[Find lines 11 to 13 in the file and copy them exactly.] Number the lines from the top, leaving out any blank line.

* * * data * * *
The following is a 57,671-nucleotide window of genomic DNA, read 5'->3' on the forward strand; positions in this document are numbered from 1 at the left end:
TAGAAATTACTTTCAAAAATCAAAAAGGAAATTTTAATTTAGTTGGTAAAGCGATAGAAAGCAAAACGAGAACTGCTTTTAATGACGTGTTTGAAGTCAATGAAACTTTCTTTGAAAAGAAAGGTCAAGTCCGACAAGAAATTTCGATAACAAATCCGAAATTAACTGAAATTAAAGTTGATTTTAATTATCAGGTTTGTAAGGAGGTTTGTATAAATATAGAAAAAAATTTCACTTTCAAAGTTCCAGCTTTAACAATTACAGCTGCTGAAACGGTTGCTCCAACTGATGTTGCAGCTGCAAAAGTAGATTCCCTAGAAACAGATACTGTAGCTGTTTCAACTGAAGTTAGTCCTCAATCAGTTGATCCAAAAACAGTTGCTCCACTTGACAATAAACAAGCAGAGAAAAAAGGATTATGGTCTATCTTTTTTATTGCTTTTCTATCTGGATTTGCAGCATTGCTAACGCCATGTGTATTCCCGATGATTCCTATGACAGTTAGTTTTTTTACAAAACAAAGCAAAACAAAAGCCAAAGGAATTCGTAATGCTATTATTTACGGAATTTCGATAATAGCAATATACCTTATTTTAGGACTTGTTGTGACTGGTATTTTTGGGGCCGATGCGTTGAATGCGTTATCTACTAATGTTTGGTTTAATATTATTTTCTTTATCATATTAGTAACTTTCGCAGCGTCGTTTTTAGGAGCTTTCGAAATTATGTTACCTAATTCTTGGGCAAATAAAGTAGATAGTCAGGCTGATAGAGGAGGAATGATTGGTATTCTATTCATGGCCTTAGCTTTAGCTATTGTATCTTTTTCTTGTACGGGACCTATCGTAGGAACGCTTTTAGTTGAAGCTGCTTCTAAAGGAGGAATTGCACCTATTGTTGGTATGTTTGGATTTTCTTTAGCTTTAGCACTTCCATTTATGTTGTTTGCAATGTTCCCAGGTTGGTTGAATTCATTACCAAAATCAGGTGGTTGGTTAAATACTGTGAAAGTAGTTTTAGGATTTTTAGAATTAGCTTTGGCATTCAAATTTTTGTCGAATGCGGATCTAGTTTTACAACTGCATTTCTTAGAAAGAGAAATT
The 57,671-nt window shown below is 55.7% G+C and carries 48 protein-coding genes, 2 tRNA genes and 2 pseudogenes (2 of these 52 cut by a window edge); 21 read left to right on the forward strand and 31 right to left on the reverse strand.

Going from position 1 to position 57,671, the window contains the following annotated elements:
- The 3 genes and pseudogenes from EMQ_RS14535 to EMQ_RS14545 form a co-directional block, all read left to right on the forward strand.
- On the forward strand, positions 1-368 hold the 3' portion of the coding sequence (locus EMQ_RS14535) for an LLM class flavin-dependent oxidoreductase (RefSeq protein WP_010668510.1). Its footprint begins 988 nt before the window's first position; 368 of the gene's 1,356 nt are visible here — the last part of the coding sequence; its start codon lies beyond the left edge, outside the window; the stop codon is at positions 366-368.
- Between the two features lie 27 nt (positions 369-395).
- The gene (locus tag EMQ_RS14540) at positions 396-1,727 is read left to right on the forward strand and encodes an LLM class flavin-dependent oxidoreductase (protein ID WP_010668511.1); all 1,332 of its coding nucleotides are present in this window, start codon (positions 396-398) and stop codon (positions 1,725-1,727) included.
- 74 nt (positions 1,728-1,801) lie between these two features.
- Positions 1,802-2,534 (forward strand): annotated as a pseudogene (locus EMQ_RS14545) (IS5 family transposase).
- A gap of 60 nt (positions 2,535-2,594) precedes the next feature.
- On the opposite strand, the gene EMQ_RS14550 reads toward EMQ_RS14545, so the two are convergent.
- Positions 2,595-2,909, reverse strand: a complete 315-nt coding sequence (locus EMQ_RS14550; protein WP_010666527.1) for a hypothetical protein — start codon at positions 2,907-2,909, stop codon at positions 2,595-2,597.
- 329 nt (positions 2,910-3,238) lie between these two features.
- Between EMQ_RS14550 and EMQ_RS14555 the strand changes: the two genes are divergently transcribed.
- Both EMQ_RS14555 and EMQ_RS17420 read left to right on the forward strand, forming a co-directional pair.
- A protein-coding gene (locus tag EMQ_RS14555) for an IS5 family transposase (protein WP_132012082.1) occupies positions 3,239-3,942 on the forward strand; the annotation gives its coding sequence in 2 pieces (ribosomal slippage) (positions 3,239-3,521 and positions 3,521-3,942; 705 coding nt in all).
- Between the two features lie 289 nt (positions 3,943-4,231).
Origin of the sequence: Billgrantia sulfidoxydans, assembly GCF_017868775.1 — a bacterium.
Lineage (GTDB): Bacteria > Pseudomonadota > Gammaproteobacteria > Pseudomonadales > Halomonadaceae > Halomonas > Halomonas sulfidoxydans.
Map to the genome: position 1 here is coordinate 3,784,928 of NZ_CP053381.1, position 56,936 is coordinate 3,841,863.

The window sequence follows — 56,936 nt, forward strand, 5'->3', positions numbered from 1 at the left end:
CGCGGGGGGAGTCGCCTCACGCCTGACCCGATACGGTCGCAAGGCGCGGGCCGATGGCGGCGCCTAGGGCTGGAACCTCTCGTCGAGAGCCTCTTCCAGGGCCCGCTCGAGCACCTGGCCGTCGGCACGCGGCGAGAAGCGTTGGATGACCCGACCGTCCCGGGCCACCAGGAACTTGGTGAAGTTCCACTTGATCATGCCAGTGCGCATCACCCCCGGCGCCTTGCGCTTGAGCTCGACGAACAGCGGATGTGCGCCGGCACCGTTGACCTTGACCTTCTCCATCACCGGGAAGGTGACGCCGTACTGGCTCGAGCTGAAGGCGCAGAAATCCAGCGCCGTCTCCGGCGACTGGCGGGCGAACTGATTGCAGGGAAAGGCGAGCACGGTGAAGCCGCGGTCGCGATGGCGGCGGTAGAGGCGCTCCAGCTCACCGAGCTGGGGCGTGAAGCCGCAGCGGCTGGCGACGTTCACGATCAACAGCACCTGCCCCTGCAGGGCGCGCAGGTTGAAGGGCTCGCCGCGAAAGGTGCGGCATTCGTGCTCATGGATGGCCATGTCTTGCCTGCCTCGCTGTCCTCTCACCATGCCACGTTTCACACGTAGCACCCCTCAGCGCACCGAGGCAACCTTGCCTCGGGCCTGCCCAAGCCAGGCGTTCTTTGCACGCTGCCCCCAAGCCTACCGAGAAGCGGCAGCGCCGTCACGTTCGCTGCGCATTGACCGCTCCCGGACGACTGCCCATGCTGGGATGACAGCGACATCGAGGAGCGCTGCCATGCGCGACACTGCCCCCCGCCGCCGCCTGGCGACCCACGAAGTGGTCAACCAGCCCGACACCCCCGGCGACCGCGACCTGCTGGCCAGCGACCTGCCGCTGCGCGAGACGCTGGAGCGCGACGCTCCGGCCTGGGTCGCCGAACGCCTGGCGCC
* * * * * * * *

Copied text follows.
- A gap of 60 nt (positions 2,535-2,594) precedes the next feature.
- On the opposite strand, the gene EMQ_RS14550 reads toward EMQ_RS14545, so the two are convergent.
- Positions 2,595-2,909, reverse strand: a complete 315-nt coding sequence (locus EMQ_RS14550; protein WP_010666527.1) for a hypothetical protein — start codon at positions 2,907-2,909, stop codon at positions 2,595-2,597.